Before there was a Dollywood or a Silver Dollar City TN, there was a railroad track and a dream.
In 1961, a pair of brothers from North Carolina desired to recreate the success of Tweetsie Railroad, a popular theme park between Blowing Rock and Boone, North Carolina.
The brothers purchased a pair of US Army Transportation Class steam engines S118 Class 2-8-2.
One of those steam engines went to North Carolina. The other became the main attraction at the theme park which eventually became the Dollywood theme park.
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Where did the train in Dollywood come from?
The Dollywood train is known as the Dollywood Express, but it is actually operated by two steam engines, named Cinderella and Klondike Katie.
Back when Dollywood was known as Rebel Railroad in 1961, #192 Klondike Katie made its way to East Tennessee to be the main attraction at the theme park in Pigeon Forge.
In addition to the rail ride, the original park had a general store, a blacksmith shop and a saloon.
The national obsessions of frontier life and the Wild West were still quite popular in the late 50s and early 60s.
Read Also: A Look at Dollywood History, the Park Before the Dollywood Era
How old is the Dollywood train?
The park became Silver Dollar City after it was purchased from the Herschend Family and added its second WWII veteran to the railroad lineup – #70 Cinderella.
The Dolly Parton website confirms that both steam trains are Baldwin class – built by Baldwin Locomotive Works of Philadelphia, Pennsylvania. Cinderella was built in 1938 and its younger sibling Klondike Katie was built in 1943.
Both were originally used in Alaska during World War II to transport lumber and troops on various missions.
While the park around the train ride grew and evolved, the steam engines endured years of extensive maintenance, paint jobs and modifications.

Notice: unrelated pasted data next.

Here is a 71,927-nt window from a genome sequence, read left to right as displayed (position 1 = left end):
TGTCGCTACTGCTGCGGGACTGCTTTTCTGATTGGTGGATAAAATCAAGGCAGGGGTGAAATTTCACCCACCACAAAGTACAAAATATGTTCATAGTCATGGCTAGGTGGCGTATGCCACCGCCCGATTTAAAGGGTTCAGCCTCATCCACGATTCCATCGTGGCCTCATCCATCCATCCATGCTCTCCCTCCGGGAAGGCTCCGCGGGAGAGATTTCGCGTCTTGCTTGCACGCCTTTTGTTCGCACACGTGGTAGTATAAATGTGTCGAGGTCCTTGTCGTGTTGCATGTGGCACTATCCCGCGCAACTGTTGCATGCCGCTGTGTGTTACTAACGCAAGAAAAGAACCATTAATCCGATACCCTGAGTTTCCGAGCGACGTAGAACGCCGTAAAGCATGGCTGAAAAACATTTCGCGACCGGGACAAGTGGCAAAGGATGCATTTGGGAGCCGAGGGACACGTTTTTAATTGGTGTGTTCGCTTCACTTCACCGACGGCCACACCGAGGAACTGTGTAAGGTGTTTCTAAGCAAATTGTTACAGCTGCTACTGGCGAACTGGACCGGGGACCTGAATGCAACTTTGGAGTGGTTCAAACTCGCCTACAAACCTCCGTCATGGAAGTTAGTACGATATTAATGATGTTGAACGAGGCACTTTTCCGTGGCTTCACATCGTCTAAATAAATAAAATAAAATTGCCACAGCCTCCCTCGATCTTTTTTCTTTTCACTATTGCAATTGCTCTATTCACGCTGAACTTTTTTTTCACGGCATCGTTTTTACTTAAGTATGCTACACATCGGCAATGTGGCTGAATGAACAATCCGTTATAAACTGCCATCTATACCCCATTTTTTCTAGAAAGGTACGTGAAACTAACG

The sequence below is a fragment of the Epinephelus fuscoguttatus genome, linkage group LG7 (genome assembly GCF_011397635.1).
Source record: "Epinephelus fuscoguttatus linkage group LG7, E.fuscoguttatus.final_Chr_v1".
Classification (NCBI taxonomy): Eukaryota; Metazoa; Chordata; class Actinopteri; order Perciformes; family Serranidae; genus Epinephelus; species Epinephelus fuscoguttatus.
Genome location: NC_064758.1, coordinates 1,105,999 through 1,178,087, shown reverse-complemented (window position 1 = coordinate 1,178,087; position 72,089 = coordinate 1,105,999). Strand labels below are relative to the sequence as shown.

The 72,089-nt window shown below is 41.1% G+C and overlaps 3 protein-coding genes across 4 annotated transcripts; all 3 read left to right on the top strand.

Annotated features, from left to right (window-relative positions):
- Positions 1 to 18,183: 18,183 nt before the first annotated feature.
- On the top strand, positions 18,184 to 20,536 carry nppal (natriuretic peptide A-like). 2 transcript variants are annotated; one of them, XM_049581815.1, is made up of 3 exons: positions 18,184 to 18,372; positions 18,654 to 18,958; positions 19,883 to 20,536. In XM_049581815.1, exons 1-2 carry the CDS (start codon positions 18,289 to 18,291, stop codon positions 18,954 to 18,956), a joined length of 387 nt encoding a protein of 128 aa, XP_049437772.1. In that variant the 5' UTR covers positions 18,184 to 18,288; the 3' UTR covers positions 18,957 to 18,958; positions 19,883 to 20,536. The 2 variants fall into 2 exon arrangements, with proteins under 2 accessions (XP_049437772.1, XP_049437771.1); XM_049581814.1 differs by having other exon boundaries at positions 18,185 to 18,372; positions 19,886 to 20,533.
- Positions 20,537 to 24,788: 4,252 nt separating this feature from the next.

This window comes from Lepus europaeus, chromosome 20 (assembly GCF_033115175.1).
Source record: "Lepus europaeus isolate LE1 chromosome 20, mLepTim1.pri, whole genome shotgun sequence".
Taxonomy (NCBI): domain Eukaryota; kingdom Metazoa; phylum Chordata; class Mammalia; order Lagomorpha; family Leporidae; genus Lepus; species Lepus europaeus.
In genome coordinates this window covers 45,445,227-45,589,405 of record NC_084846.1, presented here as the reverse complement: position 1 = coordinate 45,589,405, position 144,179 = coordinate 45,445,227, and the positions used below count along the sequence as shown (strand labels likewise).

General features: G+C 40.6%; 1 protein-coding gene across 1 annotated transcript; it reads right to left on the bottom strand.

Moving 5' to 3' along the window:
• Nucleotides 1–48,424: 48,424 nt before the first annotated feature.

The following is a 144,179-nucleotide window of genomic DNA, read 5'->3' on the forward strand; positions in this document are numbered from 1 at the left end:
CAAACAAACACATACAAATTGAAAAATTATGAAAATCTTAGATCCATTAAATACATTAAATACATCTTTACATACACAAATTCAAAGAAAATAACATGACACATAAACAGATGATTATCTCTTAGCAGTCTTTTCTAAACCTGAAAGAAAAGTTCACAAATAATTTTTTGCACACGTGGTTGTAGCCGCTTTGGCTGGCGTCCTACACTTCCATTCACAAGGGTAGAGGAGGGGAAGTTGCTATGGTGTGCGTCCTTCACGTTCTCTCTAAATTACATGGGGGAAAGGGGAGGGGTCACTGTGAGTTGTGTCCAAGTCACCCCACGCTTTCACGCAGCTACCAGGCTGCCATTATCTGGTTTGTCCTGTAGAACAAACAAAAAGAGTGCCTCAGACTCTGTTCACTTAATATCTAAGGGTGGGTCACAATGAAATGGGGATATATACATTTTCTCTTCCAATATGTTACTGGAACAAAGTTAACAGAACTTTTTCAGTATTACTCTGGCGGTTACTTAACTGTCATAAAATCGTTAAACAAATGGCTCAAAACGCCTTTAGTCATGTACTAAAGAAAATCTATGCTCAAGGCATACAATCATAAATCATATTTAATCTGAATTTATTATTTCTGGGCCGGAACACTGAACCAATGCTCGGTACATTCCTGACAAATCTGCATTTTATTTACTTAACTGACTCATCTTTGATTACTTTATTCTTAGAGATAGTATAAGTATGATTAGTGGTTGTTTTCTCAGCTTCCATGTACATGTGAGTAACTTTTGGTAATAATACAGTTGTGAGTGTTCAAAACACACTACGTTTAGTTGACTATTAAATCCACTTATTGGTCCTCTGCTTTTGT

The Wikipedia entry talks a lot about the addition and eventual subtraction of something called balloon stacks. It’s a wormhole I didn’t go down. Basically, there were balloon stacks, then there weren’t.
I could never learn enough to satisfy true train enthusiasts, and I’d only anger them by trying.
Read Also: Tips and Tricks for Dollywood: 9 Things To Know Before You Go
Does the Dollywood train still have a show?
Not anymore, but it once did.
In 1986, Dolly Parton joined the Herschend Enterprises family and created the park as we know and love it today, Dollywood.
While the trains and the railroad largely remained the same, the changes in ownership meant a few elements did not stand the test of time.
The live actors and mid-ride shows did endure for years into the Dollywood era.
I have vague memories of the train stopping so a little old battle could play out. But eventually, it became outdated.
What was cool and fun and amusing in 1961 was hopelessly cheesy in the late-1990s.
Does Dollywood still have the train?
Yes, Dollywood still offers the train ride that takes riders on a breathtaking five-mile journey through the mountains.
But, as I mentioned, it simply no longer has a show. Dollywood wisely dropped the actors years ago, and now the train offers a leisurely, scenic ride through the park – complete with a lot of waving.
The riders are encouraged to wave at the bystanders. The bystanders are encouraged to wave at the riders. It’s just one of the reasons that Dollywood is known as the friendliest theme park.
Is the Dollywood train still free?
The train ride is included in the park admission price.
If you’re looking for a one or two-day park ticket, you can purchase them online before your trip.
Can you go to Dollywood and just ride the train?